trad. jazz performances of the tune refer. And not only in performative terms. e
shortening of the title itself marks a ‘starting point’ of the ‘trad. jazz-part of the
song’s life.
Even though probably already thought to be a ‘traditional’ in some circles be-
fore 1944, it was the Lewis-versions of the tune that cleared the ground for later
miscreditings. When exported to Europe the traces of its Texas/Texan roots disap-
peared, and in some rather ironic ways ‘In Gloryland’ is therefore an opposite ex-
ample of the well-known cover story of white musicians ‘hijacking’ hits originally
composed and performed by black musicians.17
e irony lies in the fact that the tune was soon to be ‘stolen’ back, and hereby
the second part of the story begins.
From British skie to Swedish polka.
In 1954 Chris Barber’s Jazz Band released their rst LP, New Orleans Joys (Decca
LF 1198). Of the eight songs performed, two were performed by e Lonnie Do-
negan Skie Group, a band within the band named aer the banjo player, Tony
Donegan, who now used Lonnie as his stage name. Already from the early 1950’s
the British revival jazz bands had what later was to be named ‘skie’ sections
when performing live with a slightly dierent repertoire, following an interest in
American blues, country and folk music.
With a delay of two years the skie group made it big with one of the recordings,
‘Rock Island Line. Just like most of the jazz repertoire of the band, the song was
picked up from an American record, this time by Lead Belly (Huddie Ledbetter).
When the ‘Skie craze18 broke out in England in 1956, amateur skie bands rose
Besides Donegan, who le Barber and the Jazz Band to be a solo star, e Vi-
pers Skie Group, produced by the h Beatle, George Martin, became one of the
most popular groups within the genre. In 1957 they recorded and published a skif-
e version of ‘Glory Land’, as the title was this time.19 Actually all that was le of
the original hymn was the refrain. e verses had been substituted by completely
new lyrics sung to the same tune as the refrain:
1. Driing through life carelessly
eyes so dimmed I couldn’t see
walking to the Glory Land
Driing through life carelessly
eyes so dimmed I couldn’t see
walking to the Glory Land
Way over in the Glory Land
Jesus took me by the hand
Over in the Glory Land
Way over in the Glory Land
Jesus took me by the hand
Over in the Glory Land
2. Sinners there are rocks ahead
Devils racking in my head
walking in the Glory Land
Sinners there are rocks ahead
Devils racking in my head
walking in the Glory Land
Way over in the Glory Land
Jesus took me by the hand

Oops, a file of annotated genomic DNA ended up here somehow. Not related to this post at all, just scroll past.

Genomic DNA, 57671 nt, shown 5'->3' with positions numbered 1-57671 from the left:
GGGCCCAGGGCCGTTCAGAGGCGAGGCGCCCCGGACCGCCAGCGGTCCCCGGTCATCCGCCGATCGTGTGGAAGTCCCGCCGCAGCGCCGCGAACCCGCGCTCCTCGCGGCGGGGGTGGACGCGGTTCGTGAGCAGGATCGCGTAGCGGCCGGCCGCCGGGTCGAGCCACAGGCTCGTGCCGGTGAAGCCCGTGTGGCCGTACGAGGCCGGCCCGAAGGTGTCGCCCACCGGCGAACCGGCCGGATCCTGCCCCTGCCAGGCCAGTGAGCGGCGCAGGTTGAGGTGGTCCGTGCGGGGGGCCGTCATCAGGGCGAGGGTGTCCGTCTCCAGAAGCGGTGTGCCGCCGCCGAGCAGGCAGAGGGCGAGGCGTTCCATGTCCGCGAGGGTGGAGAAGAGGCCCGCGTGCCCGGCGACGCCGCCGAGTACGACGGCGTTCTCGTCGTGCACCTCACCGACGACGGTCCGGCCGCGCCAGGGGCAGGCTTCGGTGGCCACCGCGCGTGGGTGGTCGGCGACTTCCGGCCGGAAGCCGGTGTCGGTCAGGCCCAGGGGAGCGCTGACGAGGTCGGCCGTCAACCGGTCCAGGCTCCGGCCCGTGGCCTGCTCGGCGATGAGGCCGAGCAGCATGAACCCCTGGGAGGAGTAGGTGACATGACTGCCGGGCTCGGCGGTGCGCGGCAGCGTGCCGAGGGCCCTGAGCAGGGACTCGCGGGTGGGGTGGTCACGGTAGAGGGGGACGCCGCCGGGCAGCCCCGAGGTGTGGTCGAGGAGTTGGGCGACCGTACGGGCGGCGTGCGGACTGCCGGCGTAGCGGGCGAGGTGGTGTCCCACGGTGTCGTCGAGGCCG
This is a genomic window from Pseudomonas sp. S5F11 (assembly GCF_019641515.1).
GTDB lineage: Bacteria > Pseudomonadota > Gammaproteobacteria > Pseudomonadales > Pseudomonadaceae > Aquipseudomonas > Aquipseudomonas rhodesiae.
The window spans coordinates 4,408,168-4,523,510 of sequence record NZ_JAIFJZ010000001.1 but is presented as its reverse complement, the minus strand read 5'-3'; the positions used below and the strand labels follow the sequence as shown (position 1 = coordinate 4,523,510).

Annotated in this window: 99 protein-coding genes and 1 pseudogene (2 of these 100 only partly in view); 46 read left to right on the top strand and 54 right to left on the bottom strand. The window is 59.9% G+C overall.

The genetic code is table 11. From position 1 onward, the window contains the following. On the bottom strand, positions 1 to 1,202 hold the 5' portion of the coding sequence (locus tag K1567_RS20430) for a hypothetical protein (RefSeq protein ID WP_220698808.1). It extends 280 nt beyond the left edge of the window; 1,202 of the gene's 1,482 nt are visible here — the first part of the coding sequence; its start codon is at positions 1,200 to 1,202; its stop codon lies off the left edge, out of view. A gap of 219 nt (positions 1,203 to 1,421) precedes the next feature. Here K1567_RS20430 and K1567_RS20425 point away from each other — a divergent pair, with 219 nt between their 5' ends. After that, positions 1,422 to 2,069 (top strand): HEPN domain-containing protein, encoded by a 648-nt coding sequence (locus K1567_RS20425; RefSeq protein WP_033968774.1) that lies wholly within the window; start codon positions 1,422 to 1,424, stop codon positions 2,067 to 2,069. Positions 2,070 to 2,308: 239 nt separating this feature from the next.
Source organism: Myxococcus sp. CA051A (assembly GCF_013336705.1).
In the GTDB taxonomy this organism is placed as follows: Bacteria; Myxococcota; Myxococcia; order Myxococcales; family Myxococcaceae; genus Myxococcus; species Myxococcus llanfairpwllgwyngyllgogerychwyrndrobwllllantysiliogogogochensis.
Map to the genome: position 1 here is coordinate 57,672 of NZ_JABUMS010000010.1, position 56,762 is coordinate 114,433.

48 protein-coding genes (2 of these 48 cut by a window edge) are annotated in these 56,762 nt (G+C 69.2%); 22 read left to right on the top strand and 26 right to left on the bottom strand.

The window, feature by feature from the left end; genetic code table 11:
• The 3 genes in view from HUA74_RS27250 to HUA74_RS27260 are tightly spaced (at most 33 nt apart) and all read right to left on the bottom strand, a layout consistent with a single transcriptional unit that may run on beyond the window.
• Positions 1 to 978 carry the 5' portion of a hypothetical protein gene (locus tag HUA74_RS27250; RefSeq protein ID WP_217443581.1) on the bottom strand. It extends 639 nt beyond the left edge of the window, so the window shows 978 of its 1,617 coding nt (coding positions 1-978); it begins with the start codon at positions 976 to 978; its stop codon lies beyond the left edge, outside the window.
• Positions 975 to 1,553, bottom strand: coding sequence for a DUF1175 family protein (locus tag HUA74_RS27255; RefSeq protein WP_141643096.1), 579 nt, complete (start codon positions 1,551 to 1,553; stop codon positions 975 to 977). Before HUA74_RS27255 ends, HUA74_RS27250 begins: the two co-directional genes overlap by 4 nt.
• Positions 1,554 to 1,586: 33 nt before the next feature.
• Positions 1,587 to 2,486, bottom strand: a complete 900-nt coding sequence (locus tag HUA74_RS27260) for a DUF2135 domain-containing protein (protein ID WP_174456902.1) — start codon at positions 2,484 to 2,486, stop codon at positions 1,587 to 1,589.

Over in the Glory Land
Way over in the Glory Land
Jesus took me by the hand
Over in the Glory Land
3. Troubles got it for my own
Yes, I’m gonna nd a home
Way Over in the Glory Land
Way over in the Glory Land
Jesus took me by the hand
Over in the Glory Land20
As skie was also big in other countries, ‘Glory Land’ started its second journey
around Europe within few years. In Sweden it was recorded several times by local
skie bands during 1958. In their Swedish publication on rock history, Rockens
Roll, Tommy Rander and Håkan Sandblad even mention ‘Gloryland’ as one of four
typical skie songs played by everybody in the 50’s.21 Judging from the earliest
recording of Björn Ulvaeus, later ABBA, and his skie group in the 1950’s, they
knew it from e Vipers Skie Groups version. Despite their success, it was not
e Vipers who settled the future of the song, but Lonnie Donegan.
In 1959 Donegan recorded his skie version of ‘Gloryland’. Despite the fact
that he had played the original tune and therefore also had heard Colyer sing
some of the original lyrics in the verse, he apparently preferred those of the Vipers.
However, the most radical change was the introduction of a completely new tune
of the verse parts.22 It is best described as a reworking of a common phrase known
from many of the songs popular within the skie tradition. Mostly evident are the
similarities to ‘Camptown Races’, a minstrel song Donegan had played for years.
Considering it a ‘traditional’, Donegan changed the credits of the entire song to
his own. is was a very common practice in the 1950’s and 1960’s.
‘Gloryland’ was not the biggest hit of Donegan, but having the position as the
king of skie, his records still sold relatively big, and as his new verse tune was to
be adopted by many others during the 1960’s and 1970’s, he denitely changed the
directions of the hymn.
e most evident case was German. Like many others a Hamburg sited band
named German Skie Lords spend many hours ‘studying’ the recordings made
by Donegan. In the mid-60’s they skipped the ‘Skie’ part of their name, made a
contract with EMI, who lauched them as ‘Die Deutschen Beatles’ and became one
of the biggest English-tongued German pop bands.23